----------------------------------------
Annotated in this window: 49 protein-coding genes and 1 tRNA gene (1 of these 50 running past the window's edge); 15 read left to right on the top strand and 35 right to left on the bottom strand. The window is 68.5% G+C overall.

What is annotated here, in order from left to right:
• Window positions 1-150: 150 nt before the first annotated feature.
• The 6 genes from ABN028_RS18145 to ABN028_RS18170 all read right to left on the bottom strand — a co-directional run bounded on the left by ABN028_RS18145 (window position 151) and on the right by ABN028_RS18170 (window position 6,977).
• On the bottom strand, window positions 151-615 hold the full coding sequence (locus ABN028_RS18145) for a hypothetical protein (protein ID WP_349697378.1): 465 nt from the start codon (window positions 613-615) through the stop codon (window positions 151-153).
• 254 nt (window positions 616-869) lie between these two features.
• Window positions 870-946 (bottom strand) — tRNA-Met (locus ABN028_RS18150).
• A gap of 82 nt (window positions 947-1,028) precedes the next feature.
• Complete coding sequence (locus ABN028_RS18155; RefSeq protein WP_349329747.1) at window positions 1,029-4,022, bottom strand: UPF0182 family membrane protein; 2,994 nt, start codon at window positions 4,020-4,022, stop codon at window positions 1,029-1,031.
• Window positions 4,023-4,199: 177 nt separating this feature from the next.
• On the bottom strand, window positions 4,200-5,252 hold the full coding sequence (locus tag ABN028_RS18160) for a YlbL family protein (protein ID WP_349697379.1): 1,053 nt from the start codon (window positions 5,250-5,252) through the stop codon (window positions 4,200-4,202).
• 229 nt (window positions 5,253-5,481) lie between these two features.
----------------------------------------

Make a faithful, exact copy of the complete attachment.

Annotated in this window: 49 protein-coding genes and 1 tRNA gene (1 of these 50 running past the window's edge); 15 read left to right on the top strand and 35 right to left on the bottom strand. The window is 68.5% G+C overall.

What is annotated here, in order from left to right:
• Window positions 1-150: 150 nt before the first annotated feature.
• The 6 genes from ABN028_RS18145 to ABN028_RS18170 all read right to left on the bottom strand — a co-directional run bounded on the left by ABN028_RS18145 (window position 151) and on the right by ABN028_RS18170 (window position 6,977).
• On the bottom strand, window positions 151-615 hold the full coding sequence (locus ABN028_RS18145) for a hypothetical protein (protein ID WP_349697378.1): 465 nt from the start codon (window positions 613-615) through the stop codon (window positions 151-153).
• 254 nt (window positions 616-869) lie between these two features.
• Window positions 870-946 (bottom strand) — tRNA-Met (locus ABN028_RS18150).
• A gap of 82 nt (window positions 947-1,028) precedes the next feature.
• Complete coding sequence (locus ABN028_RS18155; RefSeq protein WP_349329747.1) at window positions 1,029-4,022, bottom strand: UPF0182 family membrane protein; 2,994 nt, start codon at window positions 4,020-4,022, stop codon at window positions 1,029-1,031.
• Window positions 4,023-4,199: 177 nt separating this feature from the next.
• On the bottom strand, window positions 4,200-5,252 hold the full coding sequence (locus tag ABN028_RS18160) for a YlbL family protein (protein ID WP_349697379.1): 1,053 nt from the start codon (window positions 5,250-5,252) through the stop codon (window positions 4,200-4,202).
• 229 nt (window positions 5,253-5,481) lie between these two features.